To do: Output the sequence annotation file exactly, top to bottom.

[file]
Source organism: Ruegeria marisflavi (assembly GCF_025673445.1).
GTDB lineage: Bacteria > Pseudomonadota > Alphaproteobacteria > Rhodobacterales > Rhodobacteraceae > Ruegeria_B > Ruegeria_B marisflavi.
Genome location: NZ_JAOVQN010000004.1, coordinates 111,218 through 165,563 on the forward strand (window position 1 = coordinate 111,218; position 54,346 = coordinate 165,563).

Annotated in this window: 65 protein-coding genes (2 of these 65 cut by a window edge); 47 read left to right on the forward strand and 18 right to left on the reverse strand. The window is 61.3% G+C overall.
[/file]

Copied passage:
Source organism: Ruegeria marisflavi (assembly GCF_025673445.1).
GTDB lineage: Bacteria > Pseudomonadota > Alphaproteobacteria > Rhodobacterales > Rhodobacteraceae > Ruegeria_B > Ruegeria_B marisflavi.
Genome location: NZ_JAOVQN010000004.1, coordinates 111,218 through 165,563 on the forward strand (window position 1 = coordinate 111,218; position 54,346 = coordinate 165,563).

Annotated in this window: 65 protein-coding genes (2 of these 65 cut by a window edge); 47 read left to right on the forward strand and 18 right to left on the reverse strand. The window is 61.3% G+C overall.